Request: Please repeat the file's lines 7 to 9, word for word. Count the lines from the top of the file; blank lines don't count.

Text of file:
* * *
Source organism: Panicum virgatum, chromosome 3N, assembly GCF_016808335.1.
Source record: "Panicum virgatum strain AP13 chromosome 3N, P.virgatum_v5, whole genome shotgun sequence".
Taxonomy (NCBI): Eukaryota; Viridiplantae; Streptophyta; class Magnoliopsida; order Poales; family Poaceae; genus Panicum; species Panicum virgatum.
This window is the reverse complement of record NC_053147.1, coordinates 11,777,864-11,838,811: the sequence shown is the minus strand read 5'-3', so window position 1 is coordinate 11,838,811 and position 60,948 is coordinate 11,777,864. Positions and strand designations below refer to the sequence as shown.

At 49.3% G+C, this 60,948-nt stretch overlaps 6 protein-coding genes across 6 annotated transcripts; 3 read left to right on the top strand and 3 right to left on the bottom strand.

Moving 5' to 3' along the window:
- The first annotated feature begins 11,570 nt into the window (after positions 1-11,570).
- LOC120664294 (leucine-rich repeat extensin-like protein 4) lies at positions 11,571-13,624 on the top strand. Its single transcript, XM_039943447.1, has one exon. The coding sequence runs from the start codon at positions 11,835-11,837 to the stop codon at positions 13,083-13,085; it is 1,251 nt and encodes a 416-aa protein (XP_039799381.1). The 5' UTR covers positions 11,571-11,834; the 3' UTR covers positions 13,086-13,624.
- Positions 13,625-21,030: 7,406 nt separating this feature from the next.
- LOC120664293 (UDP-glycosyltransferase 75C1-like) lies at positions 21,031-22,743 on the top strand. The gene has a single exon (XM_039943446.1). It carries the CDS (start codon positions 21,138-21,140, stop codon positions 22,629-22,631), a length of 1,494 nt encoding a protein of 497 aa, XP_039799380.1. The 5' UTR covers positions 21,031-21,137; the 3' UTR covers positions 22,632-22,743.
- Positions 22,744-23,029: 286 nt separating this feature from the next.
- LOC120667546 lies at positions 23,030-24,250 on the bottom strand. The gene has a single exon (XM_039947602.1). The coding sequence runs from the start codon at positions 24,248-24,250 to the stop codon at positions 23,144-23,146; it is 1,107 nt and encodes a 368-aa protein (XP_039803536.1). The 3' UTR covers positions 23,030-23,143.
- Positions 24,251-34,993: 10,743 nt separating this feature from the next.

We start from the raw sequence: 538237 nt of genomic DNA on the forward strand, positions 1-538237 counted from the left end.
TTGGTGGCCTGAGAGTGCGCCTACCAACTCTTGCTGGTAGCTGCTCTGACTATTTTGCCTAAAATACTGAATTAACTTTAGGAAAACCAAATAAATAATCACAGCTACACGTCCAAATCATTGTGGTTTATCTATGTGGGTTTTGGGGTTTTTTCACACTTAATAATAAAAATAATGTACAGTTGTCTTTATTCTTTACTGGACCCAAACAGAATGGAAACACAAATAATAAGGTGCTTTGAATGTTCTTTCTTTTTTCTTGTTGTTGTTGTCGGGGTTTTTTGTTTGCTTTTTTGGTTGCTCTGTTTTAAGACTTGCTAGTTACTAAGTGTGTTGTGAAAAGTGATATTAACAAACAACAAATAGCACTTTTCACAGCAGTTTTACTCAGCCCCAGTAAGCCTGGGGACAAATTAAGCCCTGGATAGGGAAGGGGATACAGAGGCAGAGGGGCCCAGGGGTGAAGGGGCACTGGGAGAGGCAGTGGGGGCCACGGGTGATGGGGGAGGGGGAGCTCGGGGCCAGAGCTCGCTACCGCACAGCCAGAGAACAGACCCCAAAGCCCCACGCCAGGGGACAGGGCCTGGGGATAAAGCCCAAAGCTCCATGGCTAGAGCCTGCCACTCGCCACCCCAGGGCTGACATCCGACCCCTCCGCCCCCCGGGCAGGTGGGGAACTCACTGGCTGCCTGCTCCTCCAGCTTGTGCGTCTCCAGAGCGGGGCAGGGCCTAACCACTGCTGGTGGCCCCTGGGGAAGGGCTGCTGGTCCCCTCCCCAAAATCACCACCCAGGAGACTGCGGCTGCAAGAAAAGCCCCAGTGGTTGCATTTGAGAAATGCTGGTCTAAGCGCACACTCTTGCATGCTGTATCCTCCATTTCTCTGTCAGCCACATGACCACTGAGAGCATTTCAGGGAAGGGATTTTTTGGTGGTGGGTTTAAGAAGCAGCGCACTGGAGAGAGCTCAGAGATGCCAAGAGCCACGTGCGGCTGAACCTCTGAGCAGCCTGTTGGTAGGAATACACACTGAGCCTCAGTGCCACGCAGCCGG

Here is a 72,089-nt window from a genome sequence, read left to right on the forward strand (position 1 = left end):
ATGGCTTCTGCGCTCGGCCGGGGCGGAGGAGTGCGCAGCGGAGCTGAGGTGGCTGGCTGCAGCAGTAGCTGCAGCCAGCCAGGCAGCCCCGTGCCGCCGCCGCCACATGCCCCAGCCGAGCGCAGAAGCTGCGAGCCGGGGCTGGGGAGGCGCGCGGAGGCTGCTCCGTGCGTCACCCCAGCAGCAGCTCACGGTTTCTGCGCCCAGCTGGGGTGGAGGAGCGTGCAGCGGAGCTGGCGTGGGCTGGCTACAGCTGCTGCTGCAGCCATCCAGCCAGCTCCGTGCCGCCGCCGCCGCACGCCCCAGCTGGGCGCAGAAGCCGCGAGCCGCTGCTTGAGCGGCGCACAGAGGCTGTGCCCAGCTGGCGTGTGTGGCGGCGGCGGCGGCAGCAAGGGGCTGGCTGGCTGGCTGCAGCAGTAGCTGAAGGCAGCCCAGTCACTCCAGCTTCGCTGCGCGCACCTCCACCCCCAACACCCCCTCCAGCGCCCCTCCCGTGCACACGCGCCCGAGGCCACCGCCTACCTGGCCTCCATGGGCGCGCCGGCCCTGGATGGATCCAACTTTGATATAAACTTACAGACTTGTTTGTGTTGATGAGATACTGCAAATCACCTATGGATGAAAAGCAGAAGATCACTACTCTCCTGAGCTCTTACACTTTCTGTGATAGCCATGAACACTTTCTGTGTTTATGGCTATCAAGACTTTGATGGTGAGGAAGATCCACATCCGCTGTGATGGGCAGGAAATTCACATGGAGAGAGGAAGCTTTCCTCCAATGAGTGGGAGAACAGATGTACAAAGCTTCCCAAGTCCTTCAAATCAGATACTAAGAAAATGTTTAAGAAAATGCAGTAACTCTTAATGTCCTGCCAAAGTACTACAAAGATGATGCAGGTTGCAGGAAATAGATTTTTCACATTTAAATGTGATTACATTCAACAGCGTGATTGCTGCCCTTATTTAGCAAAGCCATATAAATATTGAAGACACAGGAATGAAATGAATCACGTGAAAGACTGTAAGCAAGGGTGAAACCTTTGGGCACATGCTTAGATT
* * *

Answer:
- The first annotated feature begins 11,570 nt into the window (after positions 1-11,570).
- LOC120664294 (leucine-rich repeat extensin-like protein 4) lies at positions 11,571-13,624 on the top strand. Its single transcript, XM_039943447.1, has one exon. The coding sequence runs from the start codon at positions 11,835-11,837 to the stop codon at positions 13,083-13,085; it is 1,251 nt and encodes a 416-aa protein (XP_039799381.1). The 5' UTR covers positions 11,571-11,834; the 3' UTR covers positions 13,086-13,624.
- Positions 13,625-21,030: 7,406 nt separating this feature from the next.